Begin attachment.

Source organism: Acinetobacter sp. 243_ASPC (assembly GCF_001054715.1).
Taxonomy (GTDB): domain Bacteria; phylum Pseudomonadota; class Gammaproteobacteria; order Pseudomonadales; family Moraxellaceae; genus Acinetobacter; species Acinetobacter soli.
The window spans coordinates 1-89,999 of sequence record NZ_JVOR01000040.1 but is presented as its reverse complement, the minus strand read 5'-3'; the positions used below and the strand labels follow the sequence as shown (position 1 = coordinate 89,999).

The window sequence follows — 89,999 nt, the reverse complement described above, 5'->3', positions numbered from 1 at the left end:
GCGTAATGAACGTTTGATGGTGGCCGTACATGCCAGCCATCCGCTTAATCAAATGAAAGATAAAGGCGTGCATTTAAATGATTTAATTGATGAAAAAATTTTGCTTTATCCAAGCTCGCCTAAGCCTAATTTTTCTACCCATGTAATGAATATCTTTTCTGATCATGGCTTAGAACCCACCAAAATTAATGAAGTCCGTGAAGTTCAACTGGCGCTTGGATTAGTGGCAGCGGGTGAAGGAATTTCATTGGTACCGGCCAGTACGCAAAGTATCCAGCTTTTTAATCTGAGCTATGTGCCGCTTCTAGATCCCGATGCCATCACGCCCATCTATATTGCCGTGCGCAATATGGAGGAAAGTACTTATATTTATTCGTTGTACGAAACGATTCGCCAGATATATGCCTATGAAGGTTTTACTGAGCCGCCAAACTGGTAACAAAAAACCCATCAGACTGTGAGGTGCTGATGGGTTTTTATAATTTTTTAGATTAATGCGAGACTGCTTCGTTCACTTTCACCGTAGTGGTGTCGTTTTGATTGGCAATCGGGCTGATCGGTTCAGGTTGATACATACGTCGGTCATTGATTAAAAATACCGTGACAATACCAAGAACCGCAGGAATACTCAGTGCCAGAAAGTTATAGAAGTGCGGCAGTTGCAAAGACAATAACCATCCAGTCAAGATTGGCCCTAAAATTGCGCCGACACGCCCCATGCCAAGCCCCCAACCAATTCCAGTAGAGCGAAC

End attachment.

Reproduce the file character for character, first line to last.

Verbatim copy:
Source organism: Acinetobacter sp. 243_ASPC (assembly GCF_001054715.1).
Taxonomy (GTDB): domain Bacteria; phylum Pseudomonadota; class Gammaproteobacteria; order Pseudomonadales; family Moraxellaceae; genus Acinetobacter; species Acinetobacter soli.
The window spans coordinates 1-89,999 of sequence record NZ_JVOR01000040.1 but is presented as its reverse complement, the minus strand read 5'-3'; the positions used below and the strand labels follow the sequence as shown (position 1 = coordinate 89,999).

The window sequence follows — 89,999 nt, the reverse complement described above, 5'->3', positions numbered from 1 at the left end:
GCGTAATGAACGTTTGATGGTGGCCGTACATGCCAGCCATCCGCTTAATCAAATGAAAGATAAAGGCGTGCATTTAAATGATTTAATTGATGAAAAAATTTTGCTTTATCCAAGCTCGCCTAAGCCTAATTTTTCTACCCATGTAATGAATATCTTTTCTGATCATGGCTTAGAACCCACCAAAATTAATGAAGTCCGTGAAGTTCAACTGGCGCTTGGATTAGTGGCAGCGGGTGAAGGAATTTCATTGGTACCGGCCAGTACGCAAAGTATCCAGCTTTTTAATCTGAGCTATGTGCCGCTTCTAGATCCCGATGCCATCACGCCCATCTATATTGCCGTGCGCAATATGGAGGAAAGTACTTATATTTATTCGTTGTACGAAACGATTCGCCAGATATATGCCTATGAAGGTTTTACTGAGCCGCCAAACTGGTAACAAAAAACCCATCAGACTGTGAGGTGCTGATGGGTTTTTATAATTTTTTAGATTAATGCGAGACTGCTTCGTTCACTTTCACCGTAGTGGTGTCGTTTTGATTGGCAATCGGGCTGATCGGTTCAGGTTGATACATACGTCGGTCATTGATTAAAAATACCGTGACAATACCAAGAACCGCAGGAATACTCAGTGCCAGAAAGTTATAGAAGTGCGGCAGTTGCAAAGACAATAACCATCCAGTCAAGATTGGCCCTAAAATTGCGCCGACACGCCCCATGCCAAGCCCCCAACCAATTCCAGTAGAGCGAAC